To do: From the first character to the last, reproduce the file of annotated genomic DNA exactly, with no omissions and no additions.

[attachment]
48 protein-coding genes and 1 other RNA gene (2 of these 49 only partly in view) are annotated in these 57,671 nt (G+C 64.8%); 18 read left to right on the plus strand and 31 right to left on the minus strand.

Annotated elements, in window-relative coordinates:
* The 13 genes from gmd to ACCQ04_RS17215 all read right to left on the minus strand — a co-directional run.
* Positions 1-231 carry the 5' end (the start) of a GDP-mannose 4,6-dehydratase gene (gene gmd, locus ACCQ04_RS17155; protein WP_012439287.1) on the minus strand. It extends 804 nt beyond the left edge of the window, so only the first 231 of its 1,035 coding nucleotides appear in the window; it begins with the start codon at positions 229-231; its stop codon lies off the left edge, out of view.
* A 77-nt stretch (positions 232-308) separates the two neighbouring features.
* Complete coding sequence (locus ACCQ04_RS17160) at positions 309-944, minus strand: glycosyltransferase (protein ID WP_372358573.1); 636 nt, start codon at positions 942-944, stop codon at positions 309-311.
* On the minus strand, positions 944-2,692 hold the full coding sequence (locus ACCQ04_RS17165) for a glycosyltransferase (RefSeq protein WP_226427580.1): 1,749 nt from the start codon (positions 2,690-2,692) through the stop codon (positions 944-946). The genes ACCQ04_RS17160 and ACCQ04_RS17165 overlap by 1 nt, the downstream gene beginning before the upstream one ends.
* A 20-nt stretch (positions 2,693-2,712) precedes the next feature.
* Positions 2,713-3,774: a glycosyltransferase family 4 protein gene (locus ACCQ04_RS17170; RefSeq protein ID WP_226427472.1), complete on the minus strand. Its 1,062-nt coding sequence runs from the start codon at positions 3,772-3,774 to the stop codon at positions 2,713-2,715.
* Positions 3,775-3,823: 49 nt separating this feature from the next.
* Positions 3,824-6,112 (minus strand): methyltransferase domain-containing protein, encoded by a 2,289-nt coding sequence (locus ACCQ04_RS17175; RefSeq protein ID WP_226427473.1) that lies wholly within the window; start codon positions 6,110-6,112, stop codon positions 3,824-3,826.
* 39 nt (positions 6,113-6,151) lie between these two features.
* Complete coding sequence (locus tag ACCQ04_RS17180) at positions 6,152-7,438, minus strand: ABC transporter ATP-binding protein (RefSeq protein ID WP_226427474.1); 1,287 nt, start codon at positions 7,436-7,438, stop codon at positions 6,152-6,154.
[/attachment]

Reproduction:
48 protein-coding genes and 1 other RNA gene (2 of these 49 only partly in view) are annotated in these 57,671 nt (G+C 64.8%); 18 read left to right on the plus strand and 31 right to left on the minus strand.

Annotated elements, in window-relative coordinates:
* The 13 genes from gmd to ACCQ04_RS17215 all read right to left on the minus strand — a co-directional run.
* Positions 1-231 carry the 5' end (the start) of a GDP-mannose 4,6-dehydratase gene (gene gmd, locus ACCQ04_RS17155; protein WP_012439287.1) on the minus strand. It extends 804 nt beyond the left edge of the window, so only the first 231 of its 1,035 coding nucleotides appear in the window; it begins with the start codon at positions 229-231; its stop codon lies off the left edge, out of view.
* A 77-nt stretch (positions 232-308) separates the two neighbouring features.
* Complete coding sequence (locus ACCQ04_RS17160) at positions 309-944, minus strand: glycosyltransferase (protein ID WP_372358573.1); 636 nt, start codon at positions 942-944, stop codon at positions 309-311.
* On the minus strand, positions 944-2,692 hold the full coding sequence (locus ACCQ04_RS17165) for a glycosyltransferase (RefSeq protein WP_226427580.1): 1,749 nt from the start codon (positions 2,690-2,692) through the stop codon (positions 944-946). The genes ACCQ04_RS17160 and ACCQ04_RS17165 overlap by 1 nt, the downstream gene beginning before the upstream one ends.
* A 20-nt stretch (positions 2,693-2,712) precedes the next feature.
* Positions 2,713-3,774: a glycosyltransferase family 4 protein gene (locus ACCQ04_RS17170; RefSeq protein ID WP_226427472.1), complete on the minus strand. Its 1,062-nt coding sequence runs from the start codon at positions 3,772-3,774 to the stop codon at positions 2,713-2,715.
* Positions 3,775-3,823: 49 nt separating this feature from the next.
* Positions 3,824-6,112 (minus strand): methyltransferase domain-containing protein, encoded by a 2,289-nt coding sequence (locus ACCQ04_RS17175; RefSeq protein ID WP_226427473.1) that lies wholly within the window; start codon positions 6,110-6,112, stop codon positions 3,824-3,826.
* 39 nt (positions 6,113-6,151) lie between these two features.
* Complete coding sequence (locus tag ACCQ04_RS17180) at positions 6,152-7,438, minus strand: ABC transporter ATP-binding protein (RefSeq protein ID WP_226427474.1); 1,287 nt, start codon at positions 7,436-7,438, stop codon at positions 6,152-6,154.